What Happens At a 4 Month Baby Checkup?
The 4-month visit is a time to show off your beautiful baby. Dress him up for the visit and celebrate how far you've come together! Your 4-month-old will sit in your lap and give strangers a wary stare before he tries a smile or a sound to get them to talk to him. Then he'll beam brightly and charm everyone around him. He's curious about the whole event and probably won't protest too much at the exam ... it usually goes smoothly. Enjoy everyone enjoying him.
He will get a lot of immunizations at this visit, so remember to bring his immunization card. Let everyone know if your health insurance has changed, or if you don't have health insurance for your child.
At This Visit, Your Provider Will Probably:
Weigh and measure your baby. Click here to see our growth chart.
Measure your baby's head.
Give your baby his second round of immunizations.
Answer any questions you may have about child care and transitions in care.
Give you some insight into your baby's development, temperament, and behavior.
Discuss ways to help your baby develop good sleep habits.
Your Provider Will Want To Know:
Has your baby seen another healthcare provider since the last visit? If so, why? What was the outcome of that visit, and were any medications or treatments prescribed?
Does your baby get up on his hands when he's on his tummy?
Roll from his tummy to his back? Some babies can roll the other way, too.
Make babbling sounds, squeal, or laugh?
Reach and grab for things, or at least try to? Does he grab his own hands?
Hold a rattle or small toy?
Notice you and follow you across the room with his eyes?
Recognize your voice?
Put his hands together in the middle?
Sit up with support?
Put objects in his mouth, blow bubbles, or drool?
Sleep longer at night?
Smile at you before you smile at him?
Although every baby develops in a slightly different way, most babies are close to doing most of these things. Report what your baby is up to now, and what things on this list he's still working on accomplishing.
Talk It Over
Your healthcare provider wants to know more than just the numbers. Don't be afraid to take this time to ask your provider anything at all about your baby. For example:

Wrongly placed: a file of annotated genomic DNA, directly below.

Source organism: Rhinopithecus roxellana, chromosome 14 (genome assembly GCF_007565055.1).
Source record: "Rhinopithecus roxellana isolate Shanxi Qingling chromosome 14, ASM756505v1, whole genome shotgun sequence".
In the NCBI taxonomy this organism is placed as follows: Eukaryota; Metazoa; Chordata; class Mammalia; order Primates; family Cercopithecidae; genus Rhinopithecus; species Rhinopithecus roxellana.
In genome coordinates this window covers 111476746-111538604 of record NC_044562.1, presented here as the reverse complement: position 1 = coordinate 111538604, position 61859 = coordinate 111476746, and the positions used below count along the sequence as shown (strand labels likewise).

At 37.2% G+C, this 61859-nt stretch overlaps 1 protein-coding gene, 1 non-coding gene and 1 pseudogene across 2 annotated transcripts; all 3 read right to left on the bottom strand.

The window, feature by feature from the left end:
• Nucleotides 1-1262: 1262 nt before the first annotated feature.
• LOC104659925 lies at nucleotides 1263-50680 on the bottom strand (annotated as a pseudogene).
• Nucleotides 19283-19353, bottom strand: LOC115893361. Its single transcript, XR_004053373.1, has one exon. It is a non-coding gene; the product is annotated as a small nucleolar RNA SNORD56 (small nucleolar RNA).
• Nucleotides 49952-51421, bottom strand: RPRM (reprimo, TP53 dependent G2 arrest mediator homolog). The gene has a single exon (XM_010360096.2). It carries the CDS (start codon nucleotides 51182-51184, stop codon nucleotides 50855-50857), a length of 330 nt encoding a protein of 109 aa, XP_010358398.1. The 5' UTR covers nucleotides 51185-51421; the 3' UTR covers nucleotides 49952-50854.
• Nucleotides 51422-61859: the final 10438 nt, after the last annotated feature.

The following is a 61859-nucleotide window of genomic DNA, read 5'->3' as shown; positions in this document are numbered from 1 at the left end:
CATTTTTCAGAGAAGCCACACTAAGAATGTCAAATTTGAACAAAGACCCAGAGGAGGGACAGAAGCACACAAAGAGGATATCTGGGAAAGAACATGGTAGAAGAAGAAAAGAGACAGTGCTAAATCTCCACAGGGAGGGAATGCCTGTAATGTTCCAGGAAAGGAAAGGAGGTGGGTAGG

Discuss your baby's eating habits. If you think she's ready for solid foods, ask about it. Most babies are ready for solid food at some point between 4 months and 6 months. Get instructions on how to begin if you are advised to start.
Talk about your baby's sleep habits. Your provider may have some tips on how to set up a sleep ritual that will help your baby settle herself and sleep through the night.
Many parents are already back at work when their babies are 4 months old. Discuss your child care arrangements and any troubles or concerns you may have.
Have you made any changes in your home or family life? Let your provider know. These always have an impact on the baby.
If you don't have health insurance, say so. There are special insurance programs for children. Don't be caught without!
If you aren't enjoying your baby at this time, tell your provider. Whatever is interfering with your enjoyment needs and deserves prompt attention.
If you haven't gone out of the house without the baby by this time, it's time to do so. If you're not comfortable leaving the baby for brief periods, then your provider will want to help explore your concerns and feelings.
Some babies are so social at this age that they seem to want to wean from the breast. If this seems to be happening, bring it up now.
Your baby should be moving toward two to three naps within a 24-hour period. If she's not moving in that direction, bring it up at this visit.
There are additional issues of special concern to both you and your provider. Let your provider know if your baby:
Doesn't seem to notice things unless they're very close to her, or doesn't follow you with her eyes from across the room.
Makes no sounds or fewer sounds than before.
Notices sounds less than before or doesn't turn to sounds, particularly your voice. This could be just the way she is or it could be a sign of hearing loss.
Uses one hand more than the other. Babies should be using both hands equally at this age.
Doesn't kick with both feet or keeps her legs straight most of the time.
Doesn't lift up her head when she's on her tummy.
Keeps her hands closed and/or doesn't grab things.
Doesn't put things in her mouth.
Doesn't roll over.
Can't bear weight on her legs or bounce when held upright.
Still feels wobbly or loose when held or has a hard time controlling her head.
You Should Leave This Visit:
Happy that you're one step closer to full immunization.
Confident that you can manage fevers and minor health complaints.
With a plan for dealing with your baby's sleep and feeding needs.
Proud of your child's growth and gains in development.
Glad to have gotten the help you need to care for your child.
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